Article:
Running a solver

The Executors constructor takes a solver and an optimization problem as input and applies the solver to the problem. The initial state of the optimization run can be modified via the configure method. This method accepts a closure with the state as only parameter. This allows one to provide initial parameter vectors, cost function values, Hessians, and so on via the closure. There are different kinds/types of state and the particular kind of state used depends on the solver. Most solvers internally use IterState, but some (for instance Particle Swarm Optimization) use PopulationState. Please refer to the respective documentation for details on how to modify the state.

Once the Executor is configured, the optimization is run via the run method. This method returns an OptimizationResult which contains the provided problem, the solver and the final state. Assuming the variable is called res, the final parameter vector can be accessed via res.state().get_best_param() and the corresponding cost function value via res.state().get_best_cost().

For an overview, OptimizationResults Display implementation can be used to print the result: println!("{}", res).

The following example shows how to use the SteepestDescent solver to solve a problem which implements CostFunction and Gradient (which are both required by the solver).

extern crate argmin;
extern crate argmin_testfunctions;
use argmin::core::{State, Error, Executor, CostFunction, Gradient};
use argmin::solver::gradientdescent::SteepestDescent;
use argmin::solver::linesearch::MoreThuenteLineSearch;
use argmin_testfunctions::{rosenbrock_2d, rosenbrock_2d_derivative};

struct MyProblem {}

// Implement `CostFunction` for `MyProblem`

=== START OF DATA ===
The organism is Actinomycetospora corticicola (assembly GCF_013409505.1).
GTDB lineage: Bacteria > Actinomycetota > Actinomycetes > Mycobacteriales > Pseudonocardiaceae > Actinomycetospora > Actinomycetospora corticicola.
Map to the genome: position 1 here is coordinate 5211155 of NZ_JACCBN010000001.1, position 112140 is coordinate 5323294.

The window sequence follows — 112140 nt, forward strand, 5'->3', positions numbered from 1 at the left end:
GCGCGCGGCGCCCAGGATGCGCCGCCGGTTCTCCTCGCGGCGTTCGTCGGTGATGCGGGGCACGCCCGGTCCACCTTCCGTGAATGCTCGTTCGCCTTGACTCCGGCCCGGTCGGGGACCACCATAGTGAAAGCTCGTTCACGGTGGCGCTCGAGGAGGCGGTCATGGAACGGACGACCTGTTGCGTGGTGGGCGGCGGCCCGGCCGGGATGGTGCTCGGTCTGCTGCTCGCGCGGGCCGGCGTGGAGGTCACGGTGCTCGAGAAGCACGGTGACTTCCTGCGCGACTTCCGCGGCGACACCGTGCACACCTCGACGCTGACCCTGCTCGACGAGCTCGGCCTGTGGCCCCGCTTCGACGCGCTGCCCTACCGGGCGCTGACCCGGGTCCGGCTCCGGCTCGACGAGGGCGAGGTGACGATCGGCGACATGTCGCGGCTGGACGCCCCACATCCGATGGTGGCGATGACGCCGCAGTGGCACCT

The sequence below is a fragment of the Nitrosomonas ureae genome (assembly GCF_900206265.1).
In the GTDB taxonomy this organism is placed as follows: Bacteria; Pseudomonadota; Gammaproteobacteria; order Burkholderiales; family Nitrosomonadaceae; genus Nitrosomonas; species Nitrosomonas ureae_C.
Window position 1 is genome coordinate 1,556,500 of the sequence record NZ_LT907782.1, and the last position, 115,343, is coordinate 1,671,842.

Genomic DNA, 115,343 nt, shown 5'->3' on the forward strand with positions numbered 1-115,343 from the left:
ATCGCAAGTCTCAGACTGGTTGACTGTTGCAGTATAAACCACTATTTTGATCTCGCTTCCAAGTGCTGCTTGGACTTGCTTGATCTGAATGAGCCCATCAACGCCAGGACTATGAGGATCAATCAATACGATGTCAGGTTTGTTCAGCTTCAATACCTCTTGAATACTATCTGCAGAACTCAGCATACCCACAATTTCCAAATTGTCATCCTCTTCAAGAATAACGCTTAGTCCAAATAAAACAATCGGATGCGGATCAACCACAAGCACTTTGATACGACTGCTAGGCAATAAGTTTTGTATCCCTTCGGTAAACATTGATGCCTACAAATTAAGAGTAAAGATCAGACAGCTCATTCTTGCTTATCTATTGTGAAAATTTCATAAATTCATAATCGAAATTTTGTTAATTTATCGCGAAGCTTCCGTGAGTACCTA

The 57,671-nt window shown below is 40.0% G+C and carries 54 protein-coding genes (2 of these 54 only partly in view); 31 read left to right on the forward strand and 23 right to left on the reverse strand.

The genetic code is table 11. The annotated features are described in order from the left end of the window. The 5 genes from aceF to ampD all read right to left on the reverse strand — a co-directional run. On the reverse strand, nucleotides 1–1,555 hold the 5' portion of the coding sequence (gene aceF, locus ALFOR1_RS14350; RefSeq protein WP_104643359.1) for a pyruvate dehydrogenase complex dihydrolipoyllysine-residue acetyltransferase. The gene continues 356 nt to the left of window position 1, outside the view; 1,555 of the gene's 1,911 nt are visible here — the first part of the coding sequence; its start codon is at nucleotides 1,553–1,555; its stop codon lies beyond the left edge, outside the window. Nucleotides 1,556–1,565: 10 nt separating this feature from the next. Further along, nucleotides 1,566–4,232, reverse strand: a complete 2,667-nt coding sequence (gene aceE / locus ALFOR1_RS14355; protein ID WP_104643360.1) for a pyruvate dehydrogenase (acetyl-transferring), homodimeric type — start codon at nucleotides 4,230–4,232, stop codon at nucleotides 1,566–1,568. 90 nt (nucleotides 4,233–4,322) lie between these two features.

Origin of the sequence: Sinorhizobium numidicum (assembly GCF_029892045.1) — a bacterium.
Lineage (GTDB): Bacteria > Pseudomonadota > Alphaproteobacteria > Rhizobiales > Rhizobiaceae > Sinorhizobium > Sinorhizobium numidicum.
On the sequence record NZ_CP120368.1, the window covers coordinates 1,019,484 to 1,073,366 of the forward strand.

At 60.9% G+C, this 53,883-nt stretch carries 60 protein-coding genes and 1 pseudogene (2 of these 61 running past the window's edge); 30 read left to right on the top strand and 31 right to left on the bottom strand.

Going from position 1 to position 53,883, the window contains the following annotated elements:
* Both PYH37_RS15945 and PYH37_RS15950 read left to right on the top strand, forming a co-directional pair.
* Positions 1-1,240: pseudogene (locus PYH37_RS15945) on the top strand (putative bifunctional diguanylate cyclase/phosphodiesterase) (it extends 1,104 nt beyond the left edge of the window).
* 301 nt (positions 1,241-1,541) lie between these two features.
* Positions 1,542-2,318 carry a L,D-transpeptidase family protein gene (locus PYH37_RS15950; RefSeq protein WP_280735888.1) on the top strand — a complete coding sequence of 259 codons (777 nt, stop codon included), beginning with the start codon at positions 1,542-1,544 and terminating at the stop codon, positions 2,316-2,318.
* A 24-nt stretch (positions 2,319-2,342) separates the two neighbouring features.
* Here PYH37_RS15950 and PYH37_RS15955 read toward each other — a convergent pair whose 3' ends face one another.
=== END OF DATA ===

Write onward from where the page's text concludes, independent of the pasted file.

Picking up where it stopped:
impl CostFunction for MyProblem {
      // [...]
    /// Type of the parameter vector
    type Param = Vec<f64>;
    /// Type of the return value computed by the cost function
    type Output = f64;

    /// Apply the cost function to a parameter `p`
    fn cost(&self, p: &Self::Param) -> Result<Self::Output, Error> {
        Ok(rosenbrock_2d(p, 1.0, 100.0))

// Implement `Gradient` for `MyProblem`
impl Gradient for MyProblem {
      // [...]
    /// Type of the parameter vector
    type Param = Vec<f64>;
    /// Type of the return value computed by the cost function
    type Gradient = Vec<f64>;

    /// Compute the gradient at parameter `p`.
    fn gradient(&self, p: &Self::Param) -> Result<Self::Gradient, Error> {
        Ok(rosenbrock_2d_derivative(p, 1.0, 100.0))

fn run() -> Result<(), Error> {

// Create new instance of cost function
let cost = MyProblem {};
// Define initial parameter vector
let init_param: Vec<f64> = vec![-1.2, 1.0];
// Set up line search needed by `SteepestDescent`
let linesearch = MoreThuenteLineSearch::new();
// Set up solver -- `SteepestDescent` requires a linesearch
let solver = SteepestDescent::new(linesearch);
// Create an `Executor` object 
let res = Executor::new(cost, solver)
    // Via `configure`, one has access to the internally used state.
    // This state can be initialized, for instance by providing an
    // initial parameter vector.
    // The maximum number of iterations is also set via this method.
    // In this particular case, the state exposed is of type `IterState`.
    // The documentation of `IterState` shows how this struct can be
    // manipulated.
    // Population based solvers use `PopulationState` instead of 
    // `IterState`.
            // Set initial parameters (depending on the solver,
            // this may be required)
            // Set maximum iterations to 10
            // (optional, set to `std::u64::MAX` if not provided)
            // Set target cost. The solver stops when this cost
            // function value is reached (optional)
    // run the solver on the defined problem

// print result
println!("{}", res);

// Extract results from state

// Best parameter vector
let best = res.state().get_best_param().unwrap();

// Cost function value associated with best parameter vector
let best_cost = res.state().get_best_cost();

// Check the execution status
let termination_status = res.state().get_termination_status();

// Optionally, check why the optimizer terminated (if status is terminated) 
let termination_reason = res.state().get_termination_reason();

// Time needed for optimization
let time_needed = res.state().get_time().unwrap();

// Total number of iterations needed
let num_iterations = res.state().get_iter();

// Iteration number where the last best parameter vector was found
let num_iterations_best = res.state().get_last_best_iter();

// Number of evaluation counts per method (Cost, Gradient)
let function_evaluation_counts = res.state().get_func_counts();

fn main() {
    if let Err(ref e) = run() {
        println!("{}", e);